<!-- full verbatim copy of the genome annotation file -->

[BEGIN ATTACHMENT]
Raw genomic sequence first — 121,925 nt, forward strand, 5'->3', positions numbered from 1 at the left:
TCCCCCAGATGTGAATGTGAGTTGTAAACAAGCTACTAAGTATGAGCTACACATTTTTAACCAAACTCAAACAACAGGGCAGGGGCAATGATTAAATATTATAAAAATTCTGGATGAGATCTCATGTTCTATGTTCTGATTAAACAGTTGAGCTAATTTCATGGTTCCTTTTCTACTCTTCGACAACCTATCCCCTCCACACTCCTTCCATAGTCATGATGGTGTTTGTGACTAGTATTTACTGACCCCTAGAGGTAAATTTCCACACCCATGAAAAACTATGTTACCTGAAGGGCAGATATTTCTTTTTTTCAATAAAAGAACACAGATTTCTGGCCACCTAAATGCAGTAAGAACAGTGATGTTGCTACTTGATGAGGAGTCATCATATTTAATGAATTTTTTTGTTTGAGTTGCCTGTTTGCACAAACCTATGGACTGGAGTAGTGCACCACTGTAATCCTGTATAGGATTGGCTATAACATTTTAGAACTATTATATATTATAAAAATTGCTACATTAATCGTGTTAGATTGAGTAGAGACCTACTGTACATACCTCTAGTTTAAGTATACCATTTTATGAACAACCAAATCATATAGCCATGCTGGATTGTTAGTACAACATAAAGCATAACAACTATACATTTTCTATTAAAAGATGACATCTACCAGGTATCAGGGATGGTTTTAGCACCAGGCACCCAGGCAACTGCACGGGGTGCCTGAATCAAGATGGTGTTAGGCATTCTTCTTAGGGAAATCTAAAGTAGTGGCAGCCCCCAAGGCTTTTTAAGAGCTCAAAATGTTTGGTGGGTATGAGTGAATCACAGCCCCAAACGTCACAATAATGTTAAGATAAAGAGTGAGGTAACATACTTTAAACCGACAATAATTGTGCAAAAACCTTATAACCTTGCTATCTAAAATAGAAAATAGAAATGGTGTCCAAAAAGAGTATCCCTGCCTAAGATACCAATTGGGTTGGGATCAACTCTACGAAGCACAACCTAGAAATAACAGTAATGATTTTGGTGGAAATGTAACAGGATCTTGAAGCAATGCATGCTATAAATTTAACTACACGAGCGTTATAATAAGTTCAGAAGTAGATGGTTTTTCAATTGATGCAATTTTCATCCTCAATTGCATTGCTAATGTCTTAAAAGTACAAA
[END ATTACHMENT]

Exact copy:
Raw genomic sequence first — 121,925 nt, forward strand, 5'->3', positions numbered from 1 at the left:
TCCCCCAGATGTGAATGTGAGTTGTAAACAAGCTACTAAGTATGAGCTACACATTTTTAACCAAACTCAAACAACAGGGCAGGGGCAATGATTAAATATTATAAAAATTCTGGATGAGATCTCATGTTCTATGTTCTGATTAAACAGTTGAGCTAATTTCATGGTTCCTTTTCTACTCTTCGACAACCTATCCCCTCCACACTCCTTCCATAGTCATGATGGTGTTTGTGACTAGTATTTACTGACCCCTAGAGGTAAATTTCCACACCCATGAAAAACTATGTTACCTGAAGGGCAGATATTTCTTTTTTTCAATAAAAGAACACAGATTTCTGGCCACCTAAATGCAGTAAGAACAGTGATGTTGCTACTTGATGAGGAGTCATCATATTTAATGAATTTTTTTGTTTGAGTTGCCTGTTTGCACAAACCTATGGACTGGAGTAGTGCACCACTGTAATCCTGTATAGGATTGGCTATAACATTTTAGAACTATTATATATTATAAAAATTGCTACATTAATCGTGTTAGATTGAGTAGAGACCTACTGTACATACCTCTAGTTTAAGTATACCATTTTATGAACAACCAAATCATATAGCCATGCTGGATTGTTAGTACAACATAAAGCATAACAACTATACATTTTCTATTAAAAGATGACATCTACCAGGTATCAGGGATGGTTTTAGCACCAGGCACCCAGGCAACTGCACGGGGTGCCTGAATCAAGATGGTGTTAGGCATTCTTCTTAGGGAAATCTAAAGTAGTGGCAGCCCCCAAGGCTTTTTAAGAGCTCAAAATGTTTGGTGGGTATGAGTGAATCACAGCCCCAAACGTCACAATAATGTTAAGATAAAGAGTGAGGTAACATACTTTAAACCGACAATAATTGTGCAAAAACCTTATAACCTTGCTATCTAAAATAGAAAATAGAAATGGTGTCCAAAAAGAGTATCCCTGCCTAAGATACCAATTGGGTTGGGATCAACTCTACGAAGCACAACCTAGAAATAACAGTAATGATTTTGGTGGAAATGTAACAGGATCTTGAAGCAATGCATGCTATAAATTTAACTACACGAGCGTTATAATAAGTTCAGAAGTAGATGGTTTTTCAATTGATGCAATTTTCATCCTCAATTGCATTGCTAATGTCTTAAAAGTACAAA